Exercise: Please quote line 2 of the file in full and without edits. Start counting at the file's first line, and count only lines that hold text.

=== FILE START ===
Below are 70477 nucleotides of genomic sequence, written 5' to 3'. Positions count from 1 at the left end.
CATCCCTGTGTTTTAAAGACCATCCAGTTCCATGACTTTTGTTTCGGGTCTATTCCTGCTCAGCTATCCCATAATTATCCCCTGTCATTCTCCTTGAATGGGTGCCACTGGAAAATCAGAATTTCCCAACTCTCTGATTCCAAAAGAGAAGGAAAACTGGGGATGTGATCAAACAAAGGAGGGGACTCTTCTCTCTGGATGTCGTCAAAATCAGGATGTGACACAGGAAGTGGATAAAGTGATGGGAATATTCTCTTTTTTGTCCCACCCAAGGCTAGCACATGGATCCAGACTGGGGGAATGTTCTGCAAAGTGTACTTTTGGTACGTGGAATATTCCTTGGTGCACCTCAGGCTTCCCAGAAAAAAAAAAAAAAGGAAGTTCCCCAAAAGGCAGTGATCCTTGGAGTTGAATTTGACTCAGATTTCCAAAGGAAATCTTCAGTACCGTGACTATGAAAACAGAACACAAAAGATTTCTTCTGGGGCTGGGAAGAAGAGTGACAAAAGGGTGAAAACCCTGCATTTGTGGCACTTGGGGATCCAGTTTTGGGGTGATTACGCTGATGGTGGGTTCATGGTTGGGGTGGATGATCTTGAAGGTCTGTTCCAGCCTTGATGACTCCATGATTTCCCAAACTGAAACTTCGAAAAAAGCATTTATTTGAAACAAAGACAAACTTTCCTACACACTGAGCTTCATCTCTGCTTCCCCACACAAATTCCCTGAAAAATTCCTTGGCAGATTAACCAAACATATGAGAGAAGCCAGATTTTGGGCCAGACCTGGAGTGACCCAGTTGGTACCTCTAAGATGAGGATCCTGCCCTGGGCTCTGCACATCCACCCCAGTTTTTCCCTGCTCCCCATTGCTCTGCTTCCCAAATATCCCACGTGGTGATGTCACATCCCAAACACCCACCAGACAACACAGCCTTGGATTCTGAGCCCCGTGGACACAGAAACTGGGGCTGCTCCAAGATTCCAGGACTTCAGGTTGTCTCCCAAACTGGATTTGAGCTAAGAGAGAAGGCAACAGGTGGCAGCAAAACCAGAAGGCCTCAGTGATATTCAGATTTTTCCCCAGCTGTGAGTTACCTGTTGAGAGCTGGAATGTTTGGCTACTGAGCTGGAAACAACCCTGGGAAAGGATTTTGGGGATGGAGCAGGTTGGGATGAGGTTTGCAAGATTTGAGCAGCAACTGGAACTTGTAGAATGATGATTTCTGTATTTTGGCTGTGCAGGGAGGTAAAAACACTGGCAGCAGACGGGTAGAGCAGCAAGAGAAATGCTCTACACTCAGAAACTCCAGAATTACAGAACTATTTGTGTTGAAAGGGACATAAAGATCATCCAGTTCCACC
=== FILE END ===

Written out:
CATCCCTGTGTTTTAAAGACCATCCAGTTCCATGACTTTTGTTTCGGGTCTATTCCTGCTCAGCTATCCCATAATTATCCCCTGTCATTCTCCTTGAATGGGTGCCACTGGAAAATCAGAATTTCCCAACTCTCTGATTCCAAAAGAGAAGGAAAACTGGGGATGTGATCAAACAAAGGAGGGGACTCTTCTCTCTGGATGTCGTCAAAATCAGGATGTGACACAGGAAGTGGATAAAGTGATGGGAATATTCTCTTTTTTGTCCCACCCAAGGCTAGCACATGGATCCAGACTGGGGGAATGTTCTGCAAAGTGTACTTTTGGTACGTGGAATATTCCTTGGTGCACCTCAGGCTTCCCAGAAAAAAAAAAAAAAGGAAGTTCCCCAAAAGGCAGTGATCCTTGGAGTTGAATTTGACTCAGATTTCCAAAGGAAATCTTCAGTACCGTGACTATGAAAACAGAACACAAAAGATTTCTTCTGGGGCTGGGAAGAAGAGTGACAAAAGGGTGAAAACCCTGCATTTGTGGCACTTGGGGATCCAGTTTTGGGGTGATTACGCTGATGGTGGGTTCATGGTTGGGGTGGATGATCTTGAAGGTCTGTTCCAGCCTTGATGACTCCATGATTTCCCAAACTGAAACTTCGAAAAAAGCATTTATTTGAAACAAAGACAAACTTTCCTACACACTGAGCTTCATCTCTGCTTCCCCACACAAATTCCCTGAAAAATTCCTTGGCAGATTAACCAAACATATGAGAGAAGCCAGATTTTGGGCCAGACCTGGAGTGACCCAGTTGGTACCTCTAAGATGAGGATCCTGCCCTGGGCTCTGCACATCCACCCCAGTTTTTCCCTGCTCCCCATTGCTCTGCTTCCCAAATATCCCACGTGGTGATGTCACATCCCAAACACCCACCAGACAACACAGCCTTGGATTCTGAGCCCCGTGGACACAGAAACTGGGGCTGCTCCAAGATTCCAGGACTTCAGGTTGTCTCCCAAACTGGATTTGAGCTAAGAGAGAAGGCAACAGGTGGCAGCAAAACCAGAAGGCCTCAGTGATATTCAGATTTTTCCCCAGCTGTGAGTTACCTGTTGAGAGCTGGAATGTTTGGCTACTGAGCTGGAAACAACCCTGGGAAAGGATTTTGGGGATGGAGCAGGTTGGGATGAGGTTTGCAAGATTTGAGCAGCAACTGGAACTTGTAGAATGATGATTTCTGTATTTTGGCTGTGCAGGGAGGTAAAAACACTGGCAGCAGACGGGTAGAGCAGCAAGAGAAATGCTCTACACTCAGAAACTCCAGAATTACAGAACTATTTGTGTTGAAAGGGACATAAAGATCATCCAGTTCCACC